Bhagavan Krishna

Bhagavan Krishna

Teachings of Krishna from the Bhagavad Gita (the Hindu Bible).

Thy human right is for activity only, never for the resultant fruit of actions.
   Do not consider thyself the creator of the fruits of thy activities; neither allow
   thyself attachment to inactivity.

Arjuna said: O Keshava (Krishna)! What are the characteristics of the
   sage who possesses ever calm wisdom and who is steeped in samadhi
   (ecstasy)?  How does this man of steady wisdom speak and sit and walk?

The Blessed Lord Replied: O Partha (Arjuna)! when a man completely
   relinquishes all desires of the mind, and is entirely contented in the Self, by the
   Self, he is then considered to be one settled in wisdom.

He whose consciousness is not shaken by anxiety under afflictions nor
   by attachment to happiness under favorable circumstances; he who is free from
   worldly loves, fears, and angers  he is muni of steady discrimination.
(2: 54-56)

The Cosmic Lord said: O Sinless One, at the onset of creation, a twofold
   way of salvation was given by Me to this world: for the wise, divine union
   through wisdom; for the yogis divine union through active meditation.

   Actionlessness is not attained simply by avoiding actions.  By forsaking
   work no one reaches perfection.

Verily, no one can stay even for a moment without working; all are indeed
   compelled to perform actions willy-nilly, prodded by the qualities (gunas) born of
   Nature (Prakriti).

The individual who forcibly controls the organs of action, but whose mind
   rotates around thoughts of sense objects, is said to be a hypocrite, deluding

 But that man succeeds supremely, O Arjuna, who, disciplining the
   senses by the mind, unattached, keeps his organs of activity steadfast on the
   path of God-uniting actions.

Perform thou those actions that are obligatory, for action is better than
   inactivity; even simple maintenance of the body would be impossible through

Other devotees offer as sacrifice the incoming breath of prana in the
   outgoing breath of apana, and the outgoing breath of apana in the incoming
   breath of prana, thus arresting the cause of inhalation and exhalation (rendering
   breath unnecessary) by intent practice of pranayama (the life-control technique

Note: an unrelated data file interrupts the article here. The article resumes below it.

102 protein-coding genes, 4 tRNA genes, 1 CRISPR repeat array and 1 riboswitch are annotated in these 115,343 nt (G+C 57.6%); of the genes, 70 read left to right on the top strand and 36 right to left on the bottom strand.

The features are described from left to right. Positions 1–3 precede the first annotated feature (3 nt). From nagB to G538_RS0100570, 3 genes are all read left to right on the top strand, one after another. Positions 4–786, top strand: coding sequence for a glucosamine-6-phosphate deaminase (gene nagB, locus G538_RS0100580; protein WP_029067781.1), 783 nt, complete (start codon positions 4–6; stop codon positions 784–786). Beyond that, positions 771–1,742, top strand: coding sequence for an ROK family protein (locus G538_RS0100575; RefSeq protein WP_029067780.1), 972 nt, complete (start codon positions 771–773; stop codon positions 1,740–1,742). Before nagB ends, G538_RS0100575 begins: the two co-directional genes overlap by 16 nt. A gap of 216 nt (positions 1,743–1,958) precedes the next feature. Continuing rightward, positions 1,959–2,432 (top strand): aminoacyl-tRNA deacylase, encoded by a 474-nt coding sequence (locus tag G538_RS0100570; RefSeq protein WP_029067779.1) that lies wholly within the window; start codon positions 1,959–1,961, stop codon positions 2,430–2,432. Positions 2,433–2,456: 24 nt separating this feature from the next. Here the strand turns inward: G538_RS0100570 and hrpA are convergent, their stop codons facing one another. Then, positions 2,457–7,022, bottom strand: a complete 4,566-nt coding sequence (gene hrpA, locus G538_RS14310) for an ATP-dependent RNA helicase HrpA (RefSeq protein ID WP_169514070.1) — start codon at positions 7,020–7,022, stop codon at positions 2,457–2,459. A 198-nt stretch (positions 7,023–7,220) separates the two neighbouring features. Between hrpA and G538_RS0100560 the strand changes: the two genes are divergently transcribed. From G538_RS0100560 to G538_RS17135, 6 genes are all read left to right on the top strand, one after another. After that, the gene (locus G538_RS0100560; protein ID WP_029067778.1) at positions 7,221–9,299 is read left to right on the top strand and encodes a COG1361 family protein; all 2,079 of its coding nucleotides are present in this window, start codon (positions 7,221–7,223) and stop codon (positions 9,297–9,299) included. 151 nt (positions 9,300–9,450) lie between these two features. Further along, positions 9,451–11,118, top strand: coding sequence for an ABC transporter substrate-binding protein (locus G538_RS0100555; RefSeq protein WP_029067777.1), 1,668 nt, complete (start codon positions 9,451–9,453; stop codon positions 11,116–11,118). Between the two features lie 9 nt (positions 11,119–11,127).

of Kriya Yoga).

A muni  he who holds liberation as the sole object of life and therefore
   frees himself from longings, fears and wrath  controls his senses, mind, and
   intelligence and removes their external contacts by (a technique of) making
   even (or "neutralizing") the currents of prana and apana that manifest (as
   inhalation and exhalation) in the nostrils.  He fixes his gaze at the middle of the
   two eyebrows (thus converting the dual current of the physical vision into the
   single current of the omniscient astral eye).  Such a muni wins complete

 Free from ever-hoping desires and from cravings for possessions, with
   the heart (waves of feeling) controlled by the soul (by yoga concentration),
   retiring alone to a quiet place, the yogi should constantly try to unite with the

 Established on that seat, concentrating the mind on one point, and
   controlling the activities of the fanciful faculty (chitta, feeling  the power that
   visualizes) and the senses, let him practice yoga for self-purification.

Firmly holding the spine, neck, and head erect and motionless, let the
   yogi focus his eyes at the starting place of the nose (the spot between the two
   eyebrows); let him not gaze around in various directions.

O Arjuna!  The gourmand, the scanty eater, the person who habitually
   oversleeps, the one who sleeps too little  none of these finds success in yoga.

He who with proper regularity eats, relaxes, works, sleeps, and remains
   awake will find yoga the destroyer of suffering.

The Blessed Lord said: Fearlessness, purity of heart, perseverance in
   acquiring wisdom and in practicing yoga, charity, subjugation of the senses,
   performance of holy rites, study of the scriptures, self-discipline,

Noninjury, truthfulness, freedom from wrath, renunciation, peacefulness,
   nonslanderousness, compassion for all creatures, absence of greed,
   gentleness, modesty, lack of restlessness;

Radiance of character, forgiveness, patience, cleanliness, freedom from
   hate, absence of conceit  these qualities are the wealth of a divinely inclined
   person, O Descendant of Bharata.
(16:1-3)'s best-selling translation and commentary on the Bhagavad Gita is published by Self-Realization Fellowship.
"God Talks With Arjuna: The Bhagavad Gita," by Paramahansa Yogananda is available at's description and reviews
In the Introduction of this book, Paramahansa Yogananda says, "The Gita's wisdom is not for dry intellectualists to perform mental gymnastics with its sayings for the entertainment of dogmatists; but rather to show a man or woman living in the world, householder or renunciant, how to live a balanced life that includes the actual contact of God, by following the step-by-step methods of yoga."

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See also a Story of Young Krishna.

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